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Alaska gas pipeline talks making progress: governor

September 20, 2005

ANCHORAGE, Alaska (Reuters) – Alaska state officials and
major North Slope oil producers are making enough progress in
their negotiations on fiscal terms for an Alaska natural gas
pipeline that it may be possible to get a signed contract by
the end of the year, Alaska Gov. Frank Murkowski said on
Tuesday.

Although meeting that timeline will be difficult because of
the project’s complexity, the Republican governor said in a
speech at an energy conference that he is hoping to call a
special legislative session on the issue this fall.

“We still have time, in my opinion,” Murkowski said, “But
it’s premature to make any predictions until we have a
contractual result.”

The Alaska natural gas pipeline, proposed since the early
1970s, would ship gas from Prudhoe Bay to the U.S. Midwest. The
project is estimated to cost $20 billion. Although Prudhoe Bay
and other North Slope oil fields contain 35 trillion cubic feet

of proven natural gas, the project was until recently
deemed uneconomical.

Passing legislation could be difficult because of
lawmakers’ personal end-of-year plans, the winter holidays and
the fact that the regular legislative session is scheduled to
start in January, he told reporters after his speech.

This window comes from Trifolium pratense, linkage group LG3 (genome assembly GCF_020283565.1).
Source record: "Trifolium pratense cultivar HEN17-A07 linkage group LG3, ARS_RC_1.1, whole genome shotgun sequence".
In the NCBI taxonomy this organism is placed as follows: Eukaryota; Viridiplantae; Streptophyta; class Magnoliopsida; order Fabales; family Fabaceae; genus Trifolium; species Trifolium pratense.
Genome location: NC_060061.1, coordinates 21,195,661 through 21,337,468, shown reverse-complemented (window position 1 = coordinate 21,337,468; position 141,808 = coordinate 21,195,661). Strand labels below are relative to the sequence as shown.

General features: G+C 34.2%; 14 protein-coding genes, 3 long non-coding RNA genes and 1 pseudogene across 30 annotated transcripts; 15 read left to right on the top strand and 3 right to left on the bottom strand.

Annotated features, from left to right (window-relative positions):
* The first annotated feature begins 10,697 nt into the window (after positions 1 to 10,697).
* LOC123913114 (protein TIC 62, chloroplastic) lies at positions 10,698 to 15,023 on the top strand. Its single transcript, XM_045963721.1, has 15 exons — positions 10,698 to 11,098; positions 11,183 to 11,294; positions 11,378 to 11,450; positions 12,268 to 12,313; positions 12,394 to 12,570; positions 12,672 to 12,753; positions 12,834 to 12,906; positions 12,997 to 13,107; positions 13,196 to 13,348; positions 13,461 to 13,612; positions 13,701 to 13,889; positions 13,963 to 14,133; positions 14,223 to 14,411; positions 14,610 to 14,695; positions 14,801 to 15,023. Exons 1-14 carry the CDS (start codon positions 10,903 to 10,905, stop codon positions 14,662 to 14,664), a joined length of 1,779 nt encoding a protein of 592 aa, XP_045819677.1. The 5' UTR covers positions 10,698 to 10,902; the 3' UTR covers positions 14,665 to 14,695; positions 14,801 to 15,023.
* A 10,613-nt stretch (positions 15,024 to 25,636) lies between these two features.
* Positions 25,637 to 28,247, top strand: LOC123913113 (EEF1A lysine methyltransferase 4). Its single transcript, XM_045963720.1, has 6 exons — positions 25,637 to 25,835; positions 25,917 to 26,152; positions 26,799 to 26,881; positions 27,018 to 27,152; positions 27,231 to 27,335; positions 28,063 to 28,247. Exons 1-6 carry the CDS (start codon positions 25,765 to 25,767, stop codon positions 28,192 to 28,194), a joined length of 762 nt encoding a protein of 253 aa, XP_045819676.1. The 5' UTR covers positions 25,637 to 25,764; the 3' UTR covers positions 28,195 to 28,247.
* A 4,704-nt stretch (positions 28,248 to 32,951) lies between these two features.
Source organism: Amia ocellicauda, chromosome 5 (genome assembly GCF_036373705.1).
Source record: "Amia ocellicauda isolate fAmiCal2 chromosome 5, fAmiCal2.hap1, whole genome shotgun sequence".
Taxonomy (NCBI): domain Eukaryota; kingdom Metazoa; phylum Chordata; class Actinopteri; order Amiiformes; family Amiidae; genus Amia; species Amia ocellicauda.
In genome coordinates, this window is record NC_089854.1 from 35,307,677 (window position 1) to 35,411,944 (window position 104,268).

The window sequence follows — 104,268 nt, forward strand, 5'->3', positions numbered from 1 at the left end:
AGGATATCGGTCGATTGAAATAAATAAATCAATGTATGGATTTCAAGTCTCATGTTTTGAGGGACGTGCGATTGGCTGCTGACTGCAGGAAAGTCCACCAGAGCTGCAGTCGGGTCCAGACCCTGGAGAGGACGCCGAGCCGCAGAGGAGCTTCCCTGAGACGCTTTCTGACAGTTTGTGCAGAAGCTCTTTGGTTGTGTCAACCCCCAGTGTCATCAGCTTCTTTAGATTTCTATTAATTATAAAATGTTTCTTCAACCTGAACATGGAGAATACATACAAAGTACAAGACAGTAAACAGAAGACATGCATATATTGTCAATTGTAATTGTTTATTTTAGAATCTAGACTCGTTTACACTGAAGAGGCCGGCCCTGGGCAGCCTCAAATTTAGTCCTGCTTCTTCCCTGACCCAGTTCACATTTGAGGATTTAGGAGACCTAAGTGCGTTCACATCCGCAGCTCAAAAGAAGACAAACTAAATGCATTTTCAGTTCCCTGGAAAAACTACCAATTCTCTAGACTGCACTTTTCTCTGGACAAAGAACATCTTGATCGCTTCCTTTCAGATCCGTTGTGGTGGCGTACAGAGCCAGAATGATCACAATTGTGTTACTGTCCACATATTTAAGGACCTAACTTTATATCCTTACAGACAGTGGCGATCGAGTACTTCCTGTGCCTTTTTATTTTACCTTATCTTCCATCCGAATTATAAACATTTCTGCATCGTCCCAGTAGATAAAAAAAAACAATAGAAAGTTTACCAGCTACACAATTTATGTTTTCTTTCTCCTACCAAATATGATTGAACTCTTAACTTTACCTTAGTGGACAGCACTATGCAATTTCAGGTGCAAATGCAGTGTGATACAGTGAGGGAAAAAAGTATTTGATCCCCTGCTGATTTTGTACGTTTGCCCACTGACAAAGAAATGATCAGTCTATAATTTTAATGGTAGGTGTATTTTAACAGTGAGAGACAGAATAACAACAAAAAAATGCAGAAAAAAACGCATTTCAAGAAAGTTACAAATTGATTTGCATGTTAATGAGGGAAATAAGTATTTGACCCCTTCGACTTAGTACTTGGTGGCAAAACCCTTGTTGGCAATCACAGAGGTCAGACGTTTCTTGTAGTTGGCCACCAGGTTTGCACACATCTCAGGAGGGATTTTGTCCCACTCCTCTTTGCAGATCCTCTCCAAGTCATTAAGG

If built, the line will immediately supply a tenth of the
nation’s natural gas needs, Murkowski said. The contract being
negotiated envisions the line operating for 30 years, but most
likely it will operate for at least 50 years, he said.

The three major producers — ConocoPhillips, BP and Exxon
Mobil — have responded to a comprehensive draft proposal that
the state presented last week, Murkowski said. State
negotiators earlier in the day answered that response, he said.

If the state and oil-company negotiators strike a tentative
deal, there will be a 30-day public comment period, and then
the contract will go to the state legislature for its approval,
under provisions of state law.

The Murkowski administration’s proposal for fiscal terms
includes a state equity share in the pipeline. The state would
contribute about $4 billion for what would be about a 20
percent share in the project, the governor told reporters.




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